Why is the SABC not in business rescue? - asks NGO
Questions are being raised over why the SABC has not been placed under business rescue as the broadcaster faces “illiquidity‚ looming insolvency and lack of internal resources”.
The Institute for Accountability in Southern Africa‚ or Accountability Now‚ has written to SABC board chairman Bongumusa Makhathini asking why steps have not been taken.
In a statement issued on Tuesday‚ the NGO said it relied on the Auditor-General report into the finances of the state-owned broadcaster. The SABC has seven days to respond. “The letter refers to the report of the Auditor-General to Parliament on the SABC (commencing on page 89 of the annual financial report)‚ which reads:
“[The SABC was] ...commercially insolvent because it was not able to pay its debts as and when they were due even though its assets exceed its liability. Subsequent to the year end‚ the entity applied for a government guarantee to the National Treasury in order to enable it to borrow funds to be used to settle outstanding obligations; this process was not yet finalised at the time of my report. I was unable to obtain sufficient appropriate audit evidence for the entity’s viability in the foreseeable future; consequently I was unable to assess the reasonability of the going concern assumptions used by the entity‚ which forms the basis for the current preparation of the financial statements.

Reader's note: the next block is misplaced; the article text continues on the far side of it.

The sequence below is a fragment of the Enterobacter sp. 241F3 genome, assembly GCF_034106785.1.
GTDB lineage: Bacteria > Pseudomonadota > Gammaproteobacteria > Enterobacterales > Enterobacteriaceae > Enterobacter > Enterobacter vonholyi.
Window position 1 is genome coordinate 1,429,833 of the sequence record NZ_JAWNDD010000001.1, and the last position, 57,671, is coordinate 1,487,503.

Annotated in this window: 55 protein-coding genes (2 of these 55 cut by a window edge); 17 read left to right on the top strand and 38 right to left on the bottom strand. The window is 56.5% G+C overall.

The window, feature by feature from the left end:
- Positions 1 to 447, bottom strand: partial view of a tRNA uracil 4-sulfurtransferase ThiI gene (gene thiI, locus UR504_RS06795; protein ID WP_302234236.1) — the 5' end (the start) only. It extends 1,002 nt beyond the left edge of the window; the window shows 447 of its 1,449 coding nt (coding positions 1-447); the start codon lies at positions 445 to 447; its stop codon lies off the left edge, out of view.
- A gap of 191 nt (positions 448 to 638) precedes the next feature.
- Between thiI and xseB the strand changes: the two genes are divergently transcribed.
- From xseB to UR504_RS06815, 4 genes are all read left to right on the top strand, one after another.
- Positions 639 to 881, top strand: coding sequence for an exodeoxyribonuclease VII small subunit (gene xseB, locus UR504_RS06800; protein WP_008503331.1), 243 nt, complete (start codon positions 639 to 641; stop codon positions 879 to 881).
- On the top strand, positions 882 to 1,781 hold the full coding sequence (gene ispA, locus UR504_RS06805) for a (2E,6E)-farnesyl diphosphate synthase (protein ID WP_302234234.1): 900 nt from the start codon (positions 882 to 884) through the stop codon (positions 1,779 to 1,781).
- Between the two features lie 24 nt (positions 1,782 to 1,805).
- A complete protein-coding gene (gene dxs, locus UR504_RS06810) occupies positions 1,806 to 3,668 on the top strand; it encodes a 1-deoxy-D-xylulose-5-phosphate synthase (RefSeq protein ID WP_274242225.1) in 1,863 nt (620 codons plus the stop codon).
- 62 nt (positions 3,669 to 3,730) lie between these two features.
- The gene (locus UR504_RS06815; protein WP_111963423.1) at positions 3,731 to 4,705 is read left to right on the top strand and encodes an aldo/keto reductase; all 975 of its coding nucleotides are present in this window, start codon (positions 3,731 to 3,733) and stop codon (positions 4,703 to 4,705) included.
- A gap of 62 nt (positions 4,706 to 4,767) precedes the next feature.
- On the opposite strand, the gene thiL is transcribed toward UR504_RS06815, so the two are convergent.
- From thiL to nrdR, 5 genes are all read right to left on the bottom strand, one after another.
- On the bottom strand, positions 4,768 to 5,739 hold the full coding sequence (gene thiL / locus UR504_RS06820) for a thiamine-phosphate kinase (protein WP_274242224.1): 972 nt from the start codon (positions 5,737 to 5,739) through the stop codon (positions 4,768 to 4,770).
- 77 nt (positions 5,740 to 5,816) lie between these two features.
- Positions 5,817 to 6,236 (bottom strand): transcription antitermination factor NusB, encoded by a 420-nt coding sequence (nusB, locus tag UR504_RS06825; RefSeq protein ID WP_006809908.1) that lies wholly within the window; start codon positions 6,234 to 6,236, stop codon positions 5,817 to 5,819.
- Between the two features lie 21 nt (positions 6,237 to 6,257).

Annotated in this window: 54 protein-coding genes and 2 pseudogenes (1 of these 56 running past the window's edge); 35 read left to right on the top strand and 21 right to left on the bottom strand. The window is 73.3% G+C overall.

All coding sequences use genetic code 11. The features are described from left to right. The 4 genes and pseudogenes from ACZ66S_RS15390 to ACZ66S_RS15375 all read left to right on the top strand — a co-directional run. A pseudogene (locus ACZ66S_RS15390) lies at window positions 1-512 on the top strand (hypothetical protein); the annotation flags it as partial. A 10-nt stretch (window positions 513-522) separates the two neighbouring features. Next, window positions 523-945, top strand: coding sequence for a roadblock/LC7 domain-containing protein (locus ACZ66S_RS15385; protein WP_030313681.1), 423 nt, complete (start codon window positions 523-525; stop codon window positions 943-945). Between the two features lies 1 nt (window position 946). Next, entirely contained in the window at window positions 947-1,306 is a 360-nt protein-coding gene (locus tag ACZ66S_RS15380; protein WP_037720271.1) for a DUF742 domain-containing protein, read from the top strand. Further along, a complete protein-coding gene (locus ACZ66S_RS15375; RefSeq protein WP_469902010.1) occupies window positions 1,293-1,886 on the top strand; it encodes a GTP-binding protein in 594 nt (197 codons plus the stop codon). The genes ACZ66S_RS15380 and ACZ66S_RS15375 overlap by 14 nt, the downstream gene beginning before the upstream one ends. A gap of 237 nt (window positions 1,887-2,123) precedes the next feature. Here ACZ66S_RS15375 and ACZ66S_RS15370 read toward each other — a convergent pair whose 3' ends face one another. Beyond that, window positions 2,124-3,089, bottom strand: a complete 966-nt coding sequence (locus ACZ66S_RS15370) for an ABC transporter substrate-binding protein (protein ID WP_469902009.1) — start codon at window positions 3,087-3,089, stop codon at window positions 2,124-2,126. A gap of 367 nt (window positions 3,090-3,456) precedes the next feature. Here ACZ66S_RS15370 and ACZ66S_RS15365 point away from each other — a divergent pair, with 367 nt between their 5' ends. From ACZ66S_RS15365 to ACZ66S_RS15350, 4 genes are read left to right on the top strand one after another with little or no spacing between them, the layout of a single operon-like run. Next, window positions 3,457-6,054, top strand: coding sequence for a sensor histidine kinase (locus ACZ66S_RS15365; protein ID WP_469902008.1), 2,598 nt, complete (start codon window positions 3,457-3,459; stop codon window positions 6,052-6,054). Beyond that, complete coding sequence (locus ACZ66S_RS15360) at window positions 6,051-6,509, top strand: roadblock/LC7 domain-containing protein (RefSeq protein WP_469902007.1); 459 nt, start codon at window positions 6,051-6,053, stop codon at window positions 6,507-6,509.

“The ineluctable conclusion from a reading of the SABC’s March 2017 annual financial statements is that the SABC is financially distressed.
“By all accounts‚ the SABC is in a precarious financial position such that it may well be unable to meet its financial obligations as and when they fall due for payment. This will have a direct adverse impact on those that have paid television licence fees in advance.”
Last year the SABC informed Parliament it posted a R977m loss after tax for the 2016/17 financial year‚ more than double the R412m loss the previous year. “In short‚ it would appear that the SABC‚ already illiquid as its board concedes‚ is additionally likely to become insolvent in the short term. Yet it continues to collect licence fees‚ annually in advance‚ thus increasing concurrent liabilities.”
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